Figure 2 below are examples of polyethylene pellets:

transparent polyethylene pellets

Transparent polyethylene pellets.

Image Credit:

This versatile polymer can be used in various applications, including houseware, bottles, wire insulation, toys, etc. As polyethylene is available in multiple different grades, it can be tailored to meet specific needs. Some common characteristics of polyethylene include:

  1. Good chemical resistance
  2. Good moisture resistance
  3. High impact strength
  4. Flexibility

The most common polyethylene grades are low-density polyethylene (LDPE) and high-density polyethylene (HDPE). LDPE is a soft, flexible polymer that is often used in food packaging and grocery bags. HDPE is a stronger, more rigid polymer that is often used in bottles, pipes, and buckets.

Polypropylene vs. Polyethylene: Applications and Uses

Both polypropylene and polyethylene are versatile polymers that can be used for many different purposes. Some common uses for polypropylene and polyethylene include:

  1. Food packaging
  2. Packaging for other consumer goods
  3. Carpets
  4. Ropes
  5. Buckets
  6. Grocery bags

The two polymers differ, however, and some products can make use of one but not the other. For example, polypropylene is often used in the production of non-translucent materials (though it can be made translucent through a chemical treatment called bleaching). Some polyethylene materials, meanwhile, are naturally translucent.

Polypropylene vs. Polyethylene: Physical Properties

Table 1 below highlights some physical properties of polypropylene vs. polyethylene:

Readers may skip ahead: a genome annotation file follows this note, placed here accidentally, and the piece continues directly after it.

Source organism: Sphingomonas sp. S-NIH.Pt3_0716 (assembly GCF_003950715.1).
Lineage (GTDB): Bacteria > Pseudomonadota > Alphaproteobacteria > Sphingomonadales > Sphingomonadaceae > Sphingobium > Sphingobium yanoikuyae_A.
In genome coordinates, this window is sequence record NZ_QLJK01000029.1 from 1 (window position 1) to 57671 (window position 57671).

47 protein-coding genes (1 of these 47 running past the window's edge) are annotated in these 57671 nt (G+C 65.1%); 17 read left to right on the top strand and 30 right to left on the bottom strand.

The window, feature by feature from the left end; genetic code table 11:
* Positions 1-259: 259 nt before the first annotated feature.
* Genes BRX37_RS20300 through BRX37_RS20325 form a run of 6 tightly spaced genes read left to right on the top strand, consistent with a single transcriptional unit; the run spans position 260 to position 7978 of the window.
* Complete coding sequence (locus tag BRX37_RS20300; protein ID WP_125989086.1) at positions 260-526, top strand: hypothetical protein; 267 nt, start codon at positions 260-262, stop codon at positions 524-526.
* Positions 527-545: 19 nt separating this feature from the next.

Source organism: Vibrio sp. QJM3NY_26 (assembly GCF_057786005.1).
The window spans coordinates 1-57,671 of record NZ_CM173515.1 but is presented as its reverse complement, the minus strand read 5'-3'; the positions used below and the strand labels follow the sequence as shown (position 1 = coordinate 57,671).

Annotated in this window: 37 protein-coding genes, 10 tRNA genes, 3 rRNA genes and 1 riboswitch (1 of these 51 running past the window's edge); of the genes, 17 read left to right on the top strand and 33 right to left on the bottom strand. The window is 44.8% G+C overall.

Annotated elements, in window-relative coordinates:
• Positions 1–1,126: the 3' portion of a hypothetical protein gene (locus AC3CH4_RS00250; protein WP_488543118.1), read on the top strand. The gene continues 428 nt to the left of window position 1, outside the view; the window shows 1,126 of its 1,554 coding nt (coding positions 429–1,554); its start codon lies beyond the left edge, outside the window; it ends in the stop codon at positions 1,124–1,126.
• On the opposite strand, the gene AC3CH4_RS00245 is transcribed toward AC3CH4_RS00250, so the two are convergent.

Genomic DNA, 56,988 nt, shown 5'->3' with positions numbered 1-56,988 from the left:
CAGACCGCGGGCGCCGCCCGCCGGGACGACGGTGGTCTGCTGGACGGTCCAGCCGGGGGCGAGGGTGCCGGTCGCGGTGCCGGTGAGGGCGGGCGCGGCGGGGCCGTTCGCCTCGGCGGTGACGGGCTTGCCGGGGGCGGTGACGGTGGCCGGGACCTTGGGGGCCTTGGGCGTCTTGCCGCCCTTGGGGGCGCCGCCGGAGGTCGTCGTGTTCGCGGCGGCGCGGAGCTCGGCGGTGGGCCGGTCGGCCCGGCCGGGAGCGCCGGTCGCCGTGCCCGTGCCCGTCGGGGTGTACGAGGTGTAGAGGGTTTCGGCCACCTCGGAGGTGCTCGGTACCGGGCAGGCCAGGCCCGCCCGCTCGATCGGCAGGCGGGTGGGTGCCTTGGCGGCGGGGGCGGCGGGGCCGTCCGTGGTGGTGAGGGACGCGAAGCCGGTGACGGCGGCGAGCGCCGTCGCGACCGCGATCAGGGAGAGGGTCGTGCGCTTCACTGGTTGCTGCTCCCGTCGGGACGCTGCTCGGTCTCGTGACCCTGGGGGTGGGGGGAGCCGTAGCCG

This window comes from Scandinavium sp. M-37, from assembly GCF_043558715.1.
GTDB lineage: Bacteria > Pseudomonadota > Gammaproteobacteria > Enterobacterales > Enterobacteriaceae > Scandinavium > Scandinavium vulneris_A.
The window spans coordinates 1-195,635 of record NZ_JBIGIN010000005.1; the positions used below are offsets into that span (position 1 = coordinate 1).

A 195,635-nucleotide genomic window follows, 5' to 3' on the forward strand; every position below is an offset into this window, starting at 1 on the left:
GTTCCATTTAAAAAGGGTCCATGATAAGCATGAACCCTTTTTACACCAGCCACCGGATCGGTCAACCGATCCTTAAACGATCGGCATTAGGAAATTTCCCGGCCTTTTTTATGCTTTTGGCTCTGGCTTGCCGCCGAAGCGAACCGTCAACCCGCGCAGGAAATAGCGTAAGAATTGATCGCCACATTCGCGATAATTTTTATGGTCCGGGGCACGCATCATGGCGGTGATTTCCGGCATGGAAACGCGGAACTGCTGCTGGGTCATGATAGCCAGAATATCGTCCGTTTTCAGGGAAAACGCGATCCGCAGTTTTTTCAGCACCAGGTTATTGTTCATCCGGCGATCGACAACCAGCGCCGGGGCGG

Table 1: Properties of Polypropylene and Polyethylene
Physical PropertiesPolypropylenePolyethylene
Physical Properties

Chemical Resistance


High chemical resistance


Very high chemical resistance

Physical Properties

Tensile Strength


0.5-3.0 GPa


3.7-19 Gpa

Physical Properties

Impact Tolerance


Good impact tolerance or resistance


Good impact tolerance or resistance

Physical Properties

Water Absorption


Resists water absorption


Resists water absorption

Physical Properties

Surface Hardness


92 on the Rockwell R scale 



Physical Properties



Naturally opaque in color but can be made translucent


Some variants are translucent

Physical Properties

Static Charge


Higher static charge


Lower static charge

Physical Properties



Is often co-polymerized with ethylene 


The purity level is often 100% 

Physical Properties

Operating Temperature


82.2 °C (180 °F)



Physical Properties

Melting Temperature


163.8 °C (327 °F)


Low-density polyethylene melts at 110 °C (230 °F) while High-density polyethylene melts at 120 °C (250 °F)

Polypropylene vs. Polyethylene: Recyclability and Sustainability

Polypropylene and polyethylene are both recyclable materials. Polypropylene can be recycled up to four times. High-density polyethylene can be recycled up to ten times while low-density polyethylene can only take one recycle.  This makes high-density polyethylene a far more sustainable material.